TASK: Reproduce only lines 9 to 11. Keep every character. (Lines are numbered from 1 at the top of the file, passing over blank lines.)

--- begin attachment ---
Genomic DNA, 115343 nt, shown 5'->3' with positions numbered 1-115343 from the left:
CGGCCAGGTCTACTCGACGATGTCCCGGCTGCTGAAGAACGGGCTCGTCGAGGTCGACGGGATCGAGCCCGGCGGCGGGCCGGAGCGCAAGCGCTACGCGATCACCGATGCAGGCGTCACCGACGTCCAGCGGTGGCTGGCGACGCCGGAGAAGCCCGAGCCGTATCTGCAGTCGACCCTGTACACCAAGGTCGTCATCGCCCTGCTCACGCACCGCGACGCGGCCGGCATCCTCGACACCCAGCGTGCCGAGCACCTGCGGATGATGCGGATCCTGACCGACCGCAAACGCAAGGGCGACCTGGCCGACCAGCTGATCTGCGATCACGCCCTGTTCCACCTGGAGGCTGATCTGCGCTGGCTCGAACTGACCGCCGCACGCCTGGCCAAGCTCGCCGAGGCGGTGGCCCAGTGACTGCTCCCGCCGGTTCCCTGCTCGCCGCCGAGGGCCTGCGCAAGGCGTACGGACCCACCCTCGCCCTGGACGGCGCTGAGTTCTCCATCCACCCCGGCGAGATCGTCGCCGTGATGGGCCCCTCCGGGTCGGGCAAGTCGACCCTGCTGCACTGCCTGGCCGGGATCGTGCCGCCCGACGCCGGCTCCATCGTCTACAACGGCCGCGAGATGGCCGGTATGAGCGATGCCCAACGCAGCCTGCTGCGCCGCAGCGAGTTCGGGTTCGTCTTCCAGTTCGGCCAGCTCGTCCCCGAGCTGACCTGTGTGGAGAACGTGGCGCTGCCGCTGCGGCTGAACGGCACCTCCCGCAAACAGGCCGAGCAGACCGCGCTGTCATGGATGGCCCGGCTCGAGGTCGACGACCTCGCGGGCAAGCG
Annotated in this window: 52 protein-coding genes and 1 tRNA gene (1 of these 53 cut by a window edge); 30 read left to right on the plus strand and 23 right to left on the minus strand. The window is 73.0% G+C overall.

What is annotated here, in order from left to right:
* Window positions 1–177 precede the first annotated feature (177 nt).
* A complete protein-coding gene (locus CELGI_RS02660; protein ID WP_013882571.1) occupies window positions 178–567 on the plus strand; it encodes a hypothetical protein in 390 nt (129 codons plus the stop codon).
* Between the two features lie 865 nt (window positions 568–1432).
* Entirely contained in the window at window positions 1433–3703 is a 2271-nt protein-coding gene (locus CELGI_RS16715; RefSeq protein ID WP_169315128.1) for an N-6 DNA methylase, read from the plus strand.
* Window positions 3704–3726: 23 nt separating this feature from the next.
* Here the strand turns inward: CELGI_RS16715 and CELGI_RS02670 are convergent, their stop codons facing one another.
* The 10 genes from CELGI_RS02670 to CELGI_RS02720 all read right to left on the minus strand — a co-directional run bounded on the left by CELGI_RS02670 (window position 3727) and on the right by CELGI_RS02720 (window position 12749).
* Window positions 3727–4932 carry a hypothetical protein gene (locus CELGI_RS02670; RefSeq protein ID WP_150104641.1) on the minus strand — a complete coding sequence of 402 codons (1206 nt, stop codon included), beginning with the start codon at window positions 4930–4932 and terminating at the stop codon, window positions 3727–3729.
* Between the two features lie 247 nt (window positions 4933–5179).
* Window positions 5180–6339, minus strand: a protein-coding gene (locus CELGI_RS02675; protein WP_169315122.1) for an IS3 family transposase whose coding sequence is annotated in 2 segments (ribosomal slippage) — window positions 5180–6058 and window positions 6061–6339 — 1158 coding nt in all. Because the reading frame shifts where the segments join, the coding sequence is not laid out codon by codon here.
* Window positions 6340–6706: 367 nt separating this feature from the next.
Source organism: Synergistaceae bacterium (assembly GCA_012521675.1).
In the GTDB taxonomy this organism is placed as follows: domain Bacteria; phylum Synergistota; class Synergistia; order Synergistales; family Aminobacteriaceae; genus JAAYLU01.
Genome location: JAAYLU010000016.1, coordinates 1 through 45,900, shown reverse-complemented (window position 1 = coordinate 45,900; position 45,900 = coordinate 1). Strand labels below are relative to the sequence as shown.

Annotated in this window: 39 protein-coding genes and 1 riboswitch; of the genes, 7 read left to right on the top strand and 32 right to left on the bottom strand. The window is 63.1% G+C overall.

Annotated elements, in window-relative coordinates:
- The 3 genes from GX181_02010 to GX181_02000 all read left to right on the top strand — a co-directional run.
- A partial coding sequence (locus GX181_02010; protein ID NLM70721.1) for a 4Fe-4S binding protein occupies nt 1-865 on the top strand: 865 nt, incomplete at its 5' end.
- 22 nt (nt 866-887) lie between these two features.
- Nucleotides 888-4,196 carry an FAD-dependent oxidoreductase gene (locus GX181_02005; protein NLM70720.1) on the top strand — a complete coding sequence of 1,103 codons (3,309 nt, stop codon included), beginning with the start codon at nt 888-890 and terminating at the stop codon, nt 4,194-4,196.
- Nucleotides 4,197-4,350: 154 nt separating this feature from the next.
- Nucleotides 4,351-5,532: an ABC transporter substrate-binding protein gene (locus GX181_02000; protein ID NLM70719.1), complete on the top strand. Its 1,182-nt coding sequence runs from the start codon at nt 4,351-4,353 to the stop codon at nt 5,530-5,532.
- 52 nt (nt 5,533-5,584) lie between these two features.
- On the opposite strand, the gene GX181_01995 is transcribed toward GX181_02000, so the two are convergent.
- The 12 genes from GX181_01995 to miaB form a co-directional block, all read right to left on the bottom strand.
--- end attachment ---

* Window positions 3704–3726: 23 nt separating this feature from the next.
* Here the strand turns inward: CELGI_RS16715 and CELGI_RS02670 are convergent, their stop codons facing one another.
* The 10 genes from CELGI_RS02670 to CELGI_RS02720 all read right to left on the minus strand — a co-directional run bounded on the left by CELGI_RS02670 (window position 3727) and on the right by CELGI_RS02720 (window position 12749).